The Supreme Administrative Court has determined in a decision that a company can be granted deduction of input VAT on costs arising in conjunction with the sale of shares in subsidiaries. These costs have previously been considered as non-deductible in terms of VAT. The circumstances in the case were special, but the decision, still, opens up a certain possibility for companies to claim deduction of input VAT on costs in conjunction with the sale of shares in subsidiaries.
The company in question had operations under its own management, but also through subsidiaries. These operations are within forestry, insurance and paperboard manufacturing. The issue in the case referred to whether the company was to be granted deduction of input VAT on costs arising in conjunction with the company selling shares in subsidiaries with the aim of improving the effectiveness of the remaining VATable operations (in the forestry industry) and with the aim of freeing up capital for these operations.
In legal practice, an entity undertaking VATable operations has the right to deduct input VAT attributable to purchases undertaken in the VATable operations. Deduction of input VAT is, however, not granted if the costs have a direct and immediate link with the sale of shares in commercial operations. The right to deduction of input VAT exists even when the costs comprise a part of the company’s general overheads and, therefore, comprise a cost component included in the price of the goods or services provided in the company’s VATable operations. Such costs have, in fact, in practice, been seen to have a direct and immediate link with the taxable person’s economic activity as a whole (this is stated, for example, in the EU legal case Sveda).
In the decision in question the Supreme Administrative Court stated that the ECJ during recent years has developed practice towards a more purpose-oriented and almost functional view when assessing whether a transaction that has been undertaken can objectively be seen to be related to the taxable person’s economic activity as a whole. In addition, the Court concluded that it was to be presumed that the costs for the consulting services (regarding which the company had claimed deduction of input VAT) could not be passed on to the purchasers of the subsidiaries.
In other words, the costs were not seen to be associated with the sale of shares, but, instead, were seen to be included in the price of the company’s products in the forest management operations. Against this background, the Court determined that the costs in conjunction with the sale of shares were to be seen to have a direct and immediate link with the company’s economic activity as a whole, as the sale aimed at improving the effectiveness of the remaining VATable operations and at freeing up capital for these operations.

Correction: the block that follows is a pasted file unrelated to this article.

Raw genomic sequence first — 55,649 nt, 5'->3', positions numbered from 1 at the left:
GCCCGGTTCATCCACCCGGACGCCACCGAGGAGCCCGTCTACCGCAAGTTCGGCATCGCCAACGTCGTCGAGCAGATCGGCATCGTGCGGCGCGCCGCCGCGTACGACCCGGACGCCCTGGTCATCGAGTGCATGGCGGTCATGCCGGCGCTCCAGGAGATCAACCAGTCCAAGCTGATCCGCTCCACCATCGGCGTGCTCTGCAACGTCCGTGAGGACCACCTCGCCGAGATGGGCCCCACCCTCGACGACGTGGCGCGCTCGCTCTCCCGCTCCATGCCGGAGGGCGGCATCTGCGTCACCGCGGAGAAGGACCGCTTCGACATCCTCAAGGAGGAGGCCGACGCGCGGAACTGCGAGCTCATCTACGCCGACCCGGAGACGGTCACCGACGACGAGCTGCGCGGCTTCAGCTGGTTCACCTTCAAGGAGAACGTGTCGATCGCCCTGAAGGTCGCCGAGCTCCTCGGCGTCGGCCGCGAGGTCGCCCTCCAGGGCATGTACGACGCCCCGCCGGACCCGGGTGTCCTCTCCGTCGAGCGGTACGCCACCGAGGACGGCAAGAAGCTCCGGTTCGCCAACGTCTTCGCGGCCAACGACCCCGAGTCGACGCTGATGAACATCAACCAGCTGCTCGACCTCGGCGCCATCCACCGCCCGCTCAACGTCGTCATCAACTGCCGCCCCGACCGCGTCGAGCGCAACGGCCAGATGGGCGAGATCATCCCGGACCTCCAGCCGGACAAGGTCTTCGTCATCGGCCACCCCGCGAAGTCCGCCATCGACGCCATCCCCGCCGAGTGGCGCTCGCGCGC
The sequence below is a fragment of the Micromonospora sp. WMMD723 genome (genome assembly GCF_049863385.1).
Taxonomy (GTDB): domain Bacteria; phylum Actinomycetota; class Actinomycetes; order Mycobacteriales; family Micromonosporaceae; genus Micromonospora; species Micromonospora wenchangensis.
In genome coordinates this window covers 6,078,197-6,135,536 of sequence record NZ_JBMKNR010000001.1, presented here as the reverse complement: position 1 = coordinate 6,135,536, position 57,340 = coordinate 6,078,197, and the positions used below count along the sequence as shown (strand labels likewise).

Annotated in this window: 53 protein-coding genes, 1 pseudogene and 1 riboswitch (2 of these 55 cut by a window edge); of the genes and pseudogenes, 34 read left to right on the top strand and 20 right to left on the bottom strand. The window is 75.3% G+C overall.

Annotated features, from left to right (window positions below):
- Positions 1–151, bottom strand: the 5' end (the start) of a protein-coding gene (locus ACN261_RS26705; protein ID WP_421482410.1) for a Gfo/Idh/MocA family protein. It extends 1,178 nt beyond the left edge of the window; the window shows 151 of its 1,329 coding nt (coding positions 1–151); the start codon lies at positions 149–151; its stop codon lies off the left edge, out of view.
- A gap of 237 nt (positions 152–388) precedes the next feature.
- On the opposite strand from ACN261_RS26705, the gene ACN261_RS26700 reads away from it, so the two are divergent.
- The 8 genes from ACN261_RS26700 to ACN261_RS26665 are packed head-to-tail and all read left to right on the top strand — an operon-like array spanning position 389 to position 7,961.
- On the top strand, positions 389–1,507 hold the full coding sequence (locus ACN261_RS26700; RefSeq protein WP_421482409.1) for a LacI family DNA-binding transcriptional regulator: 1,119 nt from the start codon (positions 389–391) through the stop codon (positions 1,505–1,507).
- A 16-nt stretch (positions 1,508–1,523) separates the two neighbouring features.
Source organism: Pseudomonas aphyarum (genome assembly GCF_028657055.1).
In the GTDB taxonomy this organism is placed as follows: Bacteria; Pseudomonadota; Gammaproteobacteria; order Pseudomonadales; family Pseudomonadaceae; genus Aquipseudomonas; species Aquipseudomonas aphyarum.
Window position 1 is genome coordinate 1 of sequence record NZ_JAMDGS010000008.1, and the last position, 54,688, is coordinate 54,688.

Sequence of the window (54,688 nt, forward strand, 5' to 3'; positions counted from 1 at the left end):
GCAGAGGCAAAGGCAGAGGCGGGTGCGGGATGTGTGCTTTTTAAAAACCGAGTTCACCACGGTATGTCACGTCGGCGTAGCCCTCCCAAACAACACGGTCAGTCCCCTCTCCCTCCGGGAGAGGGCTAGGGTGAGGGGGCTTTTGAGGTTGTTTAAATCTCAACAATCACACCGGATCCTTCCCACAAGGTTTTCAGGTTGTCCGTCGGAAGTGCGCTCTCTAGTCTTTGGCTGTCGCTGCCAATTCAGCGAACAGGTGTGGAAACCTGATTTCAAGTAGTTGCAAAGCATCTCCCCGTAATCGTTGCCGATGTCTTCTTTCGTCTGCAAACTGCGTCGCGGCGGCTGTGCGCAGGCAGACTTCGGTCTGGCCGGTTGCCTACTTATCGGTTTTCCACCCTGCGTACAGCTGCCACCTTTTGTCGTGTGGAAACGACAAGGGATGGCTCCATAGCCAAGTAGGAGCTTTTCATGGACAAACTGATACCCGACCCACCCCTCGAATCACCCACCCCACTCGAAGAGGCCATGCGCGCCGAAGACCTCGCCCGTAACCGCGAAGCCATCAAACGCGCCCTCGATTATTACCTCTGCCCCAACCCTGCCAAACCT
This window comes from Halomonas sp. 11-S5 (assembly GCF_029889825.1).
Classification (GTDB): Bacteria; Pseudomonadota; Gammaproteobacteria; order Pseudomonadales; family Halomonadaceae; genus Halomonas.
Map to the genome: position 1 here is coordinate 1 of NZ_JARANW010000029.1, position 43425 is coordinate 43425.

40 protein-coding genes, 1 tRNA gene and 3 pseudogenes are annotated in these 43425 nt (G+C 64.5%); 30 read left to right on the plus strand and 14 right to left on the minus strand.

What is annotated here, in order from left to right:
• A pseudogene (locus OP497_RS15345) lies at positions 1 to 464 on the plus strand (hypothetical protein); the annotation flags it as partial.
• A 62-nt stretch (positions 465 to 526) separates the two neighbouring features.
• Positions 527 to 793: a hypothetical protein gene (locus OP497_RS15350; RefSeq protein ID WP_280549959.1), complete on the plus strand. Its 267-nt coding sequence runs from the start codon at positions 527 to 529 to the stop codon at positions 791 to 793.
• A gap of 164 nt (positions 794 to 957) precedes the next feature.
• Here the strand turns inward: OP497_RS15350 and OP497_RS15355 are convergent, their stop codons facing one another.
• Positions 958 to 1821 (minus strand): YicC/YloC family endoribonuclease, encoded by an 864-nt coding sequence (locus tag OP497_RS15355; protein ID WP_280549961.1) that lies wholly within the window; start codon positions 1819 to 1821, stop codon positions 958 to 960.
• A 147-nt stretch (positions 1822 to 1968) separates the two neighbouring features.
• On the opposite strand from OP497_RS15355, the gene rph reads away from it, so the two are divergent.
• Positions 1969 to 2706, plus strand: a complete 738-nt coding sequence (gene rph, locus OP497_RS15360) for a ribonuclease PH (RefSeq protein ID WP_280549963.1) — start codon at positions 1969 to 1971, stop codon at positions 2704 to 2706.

Our assessment is that the Court is opening up the possibility to grant deduction of input VAT on costs in conjunction with the sale of shares in companies. However, this presumes that the costs in question can be seen to be linked with the VATable operations undertaken, as a whole, by the company. However, the circumstances in the case were quite special and the decision does not indicate the grounds provided by the company in evidencing that the sale of shares aimed at improving the effectiveness of the remaining operations and at freeing up capital for those operations.
It remains to be seen how the Tax Agency will choose to interpret this decision. From the perspective of providing evidence, in certain cases it can be difficult to show that costs incurred in conjunction with a sale of shares are linked with a company’s remaining operations. According to our view, such evidence could be comprised, for example, of proof of strategic decisions on future operations, such as, the sale of an entire line of business in a group. However, we deem the evidentiary base as being more complicated in structures where subsidiaries are acquired and actively administering with the aim of subsequently selling the shares in question.
We recommend that companies undertake the following measures:
- The company should make an inventory to determine if it has incurred, since 2011, costs in conjunction with the sale of shares where there has been no claim for deduction of input VAT.
- If the company can evidence that there is a link with a remaining VATable operation, the company should apply for a reassessment and claim deduction of input VAT on actual costs. It can be expected that the evidence provided in this context will be examined and we recommend that the request for review is openly disclosed.
- In the future, the company should make a deduction of VAT on costs arising in conjunction with a sale where a link exists with the VATable operations in the company as a whole. However, given the lack of legal clarity in this context, such a claim for deduction should be openly disclosed.
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